Thursday, 7 August 2014

Beer with a Belgian

It's another multiple beer review which, despite the title, will focus on beers brewed locally and picked up at the local farm with a shop that sells beer. It includes the Nutbrook stable from which I have enjoyed rather a few brews of late (Perfect Fifth linky, Mild Side linkity, and Black Beauty link) and another apparently local brewery by the name of Brampton Brewery. The title, instead, comes from the fact that one of Anna's friends, our Boy's goblin, is over from Belgium and enthusiastically agreed to join in some beer tasting. Yay! She also brought me some Duvel which I shall have to review later (along with the rather delectable Westmaller that I drank after we moved and then didn't review because, well, moving and drinking...). Aaaanyway.

Yes, this could be interesting, only two brews in this but with a tripartite review in full swing they will get a rather good seeing to.

Would you like to know more?

I don't usually add captions, but here you see
the excitement of an evening at our place.
Almost pictured: our Belgian goblin.
First up, as chosen by my guest, is Speciale from Brampton Brewery that came in a lovely little bottle that looked the part and with a label that rapidly had me feeling all nostalgic for things that I never had nor had experience of. There's a charming old-fashioned sort of feeling from it and the no nonsense presentation that it brings to the table. At a strong 5.8% ABV it was a risky beginning and, sure enough, it did curtail the evening at a paltry two beers but it can't be blamed for that. A golden ale it poured well and without too much fuss, leaving a good head and a lovely straw colour in the glasses.

The nose was very fruity indeed and, with help from Anna and our guest, we did manage to get it nailed down to grapefruit and pineapple. The head remained well behaved and only stayed as long as was needed without leaving needless froth. The taste was strong from the outset with an almost nutty depth to it that gave way to sharp hops and a fleeting impression of a light malt. Almost too quickly, but by no means a criticism, it rolls into a grapefruit-esque bitterness of an aftertaste that shows the power that this little ale has. It is brewed by volunteers who wanted to resurrect an older brewery long after it was bought out and the passion shines through. Indeed, as a celebratory beer there's an element of champagne to the taste and feel of the brew, pointed out by our guest very appositely.

In short, this ale is a toasting ale that is best served in company and for sharing and, dare I say it, as a half. Mellow with the malt as it keeps on delivering and becomes quite the background character of any novel.

Not on the night, but you do get a better
view of our bookshelves. All the good books
are Anna's. Mostly.
That one on the First World War, mine.
Bought by my father, thanks Dad!
Second up on our tasting spree was Bore Worm Bitter from Nutbrook Brewery. A 4.6% ABV light ale that sits somewhere toward the stout end of the spectrum. Despite the relative strength this would be perfectly at home among the lagers and the IPAs of this world. The bottle promised a bitter that would bore into your mind and stick with you, a boast I feel impossible to actually deliver but it did give the whole thing a good try. Alas, being pants, I forgot to take a picture on the night so there's just one of an empty bottle here, for all the good that this will do. It is notable for the fact that it claims to have a best before date of June, which means that we were somewhat late in tasting it. I don't think it adversely affected the flavour but I suppose that we were not having it when it was at its best. Something to bear in mind.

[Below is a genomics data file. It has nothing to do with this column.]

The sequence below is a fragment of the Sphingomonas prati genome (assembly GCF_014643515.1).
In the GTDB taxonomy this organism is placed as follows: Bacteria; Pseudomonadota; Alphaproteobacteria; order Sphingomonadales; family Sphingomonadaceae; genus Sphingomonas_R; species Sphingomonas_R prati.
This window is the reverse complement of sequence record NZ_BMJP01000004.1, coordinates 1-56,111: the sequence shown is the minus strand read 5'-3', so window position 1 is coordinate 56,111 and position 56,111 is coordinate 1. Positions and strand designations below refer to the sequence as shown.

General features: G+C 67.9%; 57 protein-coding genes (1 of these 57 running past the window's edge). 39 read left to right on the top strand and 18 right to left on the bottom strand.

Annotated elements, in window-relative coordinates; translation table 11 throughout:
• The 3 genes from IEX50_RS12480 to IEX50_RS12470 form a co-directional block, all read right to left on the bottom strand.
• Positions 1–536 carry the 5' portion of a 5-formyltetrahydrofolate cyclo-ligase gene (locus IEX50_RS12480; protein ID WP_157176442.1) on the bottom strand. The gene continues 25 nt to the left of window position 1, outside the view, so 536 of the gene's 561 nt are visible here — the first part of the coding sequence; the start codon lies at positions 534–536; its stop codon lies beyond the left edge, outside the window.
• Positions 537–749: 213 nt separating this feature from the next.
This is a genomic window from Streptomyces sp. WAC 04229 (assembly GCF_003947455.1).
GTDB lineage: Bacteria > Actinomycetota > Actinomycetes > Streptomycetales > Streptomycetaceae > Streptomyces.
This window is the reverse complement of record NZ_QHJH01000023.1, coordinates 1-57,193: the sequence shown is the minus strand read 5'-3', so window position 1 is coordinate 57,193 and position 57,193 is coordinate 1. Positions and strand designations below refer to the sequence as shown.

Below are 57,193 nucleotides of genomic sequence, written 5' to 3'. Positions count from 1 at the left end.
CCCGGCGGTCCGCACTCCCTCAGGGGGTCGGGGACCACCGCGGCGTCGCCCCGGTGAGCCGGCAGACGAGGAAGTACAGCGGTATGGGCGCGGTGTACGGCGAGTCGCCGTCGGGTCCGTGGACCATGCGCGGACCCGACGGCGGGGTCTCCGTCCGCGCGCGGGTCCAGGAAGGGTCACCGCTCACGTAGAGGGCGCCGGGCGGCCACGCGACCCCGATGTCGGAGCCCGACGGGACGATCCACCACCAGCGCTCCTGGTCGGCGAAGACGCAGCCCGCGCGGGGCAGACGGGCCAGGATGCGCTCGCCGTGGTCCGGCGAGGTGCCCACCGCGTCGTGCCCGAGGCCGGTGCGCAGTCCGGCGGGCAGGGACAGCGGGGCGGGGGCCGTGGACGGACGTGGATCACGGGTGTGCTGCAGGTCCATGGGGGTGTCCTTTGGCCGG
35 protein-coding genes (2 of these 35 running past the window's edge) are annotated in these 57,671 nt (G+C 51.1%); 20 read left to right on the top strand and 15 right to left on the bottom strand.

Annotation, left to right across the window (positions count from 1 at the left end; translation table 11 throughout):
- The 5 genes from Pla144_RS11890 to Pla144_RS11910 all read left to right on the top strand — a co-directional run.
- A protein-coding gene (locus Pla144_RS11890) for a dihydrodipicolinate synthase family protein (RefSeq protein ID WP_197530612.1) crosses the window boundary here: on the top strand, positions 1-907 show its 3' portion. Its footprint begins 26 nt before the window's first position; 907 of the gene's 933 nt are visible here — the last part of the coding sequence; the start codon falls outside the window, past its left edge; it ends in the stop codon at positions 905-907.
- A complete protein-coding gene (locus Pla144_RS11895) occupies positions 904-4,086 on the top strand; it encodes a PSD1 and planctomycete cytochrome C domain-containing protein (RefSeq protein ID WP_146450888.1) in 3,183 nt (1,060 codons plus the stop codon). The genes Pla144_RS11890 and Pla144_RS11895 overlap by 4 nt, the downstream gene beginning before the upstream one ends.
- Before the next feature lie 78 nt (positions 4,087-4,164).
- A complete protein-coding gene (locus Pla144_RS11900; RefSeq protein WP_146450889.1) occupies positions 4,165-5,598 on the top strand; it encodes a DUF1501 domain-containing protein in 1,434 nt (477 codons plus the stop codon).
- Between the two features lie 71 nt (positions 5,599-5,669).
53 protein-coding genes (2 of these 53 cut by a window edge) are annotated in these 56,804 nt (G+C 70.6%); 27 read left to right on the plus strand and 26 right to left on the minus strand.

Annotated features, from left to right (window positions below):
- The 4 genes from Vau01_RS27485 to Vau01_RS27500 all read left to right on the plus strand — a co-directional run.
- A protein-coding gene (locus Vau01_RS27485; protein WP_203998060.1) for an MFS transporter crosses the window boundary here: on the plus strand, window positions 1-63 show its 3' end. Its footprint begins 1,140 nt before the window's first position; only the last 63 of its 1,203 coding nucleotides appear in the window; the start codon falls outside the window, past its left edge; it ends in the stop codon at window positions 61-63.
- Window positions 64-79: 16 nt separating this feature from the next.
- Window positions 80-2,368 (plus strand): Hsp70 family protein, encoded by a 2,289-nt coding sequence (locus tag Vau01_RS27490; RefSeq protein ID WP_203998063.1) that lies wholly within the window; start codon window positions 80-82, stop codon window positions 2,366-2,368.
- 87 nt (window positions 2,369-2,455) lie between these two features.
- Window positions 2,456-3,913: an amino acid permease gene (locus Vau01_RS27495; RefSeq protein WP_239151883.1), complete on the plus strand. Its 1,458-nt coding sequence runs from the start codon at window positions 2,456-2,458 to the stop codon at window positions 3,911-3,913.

From the beginning there was a sweet smell on the nose of this one, like candied lemons. There was a much darker colour to this than there had been to Speciale and it put one in mind of the lighter stouts, like Double Chocolate (link) and Triple Chocoholic (link), but without the chocolate taste that so confuses Anna. Straight away Anna and our guest identified the taste of sour cherries with a bitter edge. Immediately followed up by the trace of yeast in the spiciness of the brew. However, we all agreed that the taste actually went the other way around - the fact that there was any debate means that mostly this all comes at once and that's no bad thing all told. Indeed, I think our guest put it best when she declaimed it "Dr Pepper's for Hell's Angels". Yes. It fits. As time passed the smell actually increased in potency and the ABV seemed to get stronger rtoo, but that may have been the effects of the first brew taking their toll. Anna claimed it looked a little like what would happen if you added orange juice to coke. It is, nevertheless, as the bottle promised: very moreish and the type you would find yourself having three or four of without really noticing it.

This is a sessionable ale that would do well in any setting really, but mostly after a meal in some ale house or having a decent social time. Less a friend to outside meals but could be had in the coolness of a summer's evening beneath the Milky Way. Make sure you have some space and somewhere to stand and marvel at the bounty of space above you - you won't be disappointed. Make sure there's more than one bottle too, to satisfy that strange urge to have a second that assails you as you finish the bottle. I didn't, but this is definitely one I shall be repeating at some point in the future.

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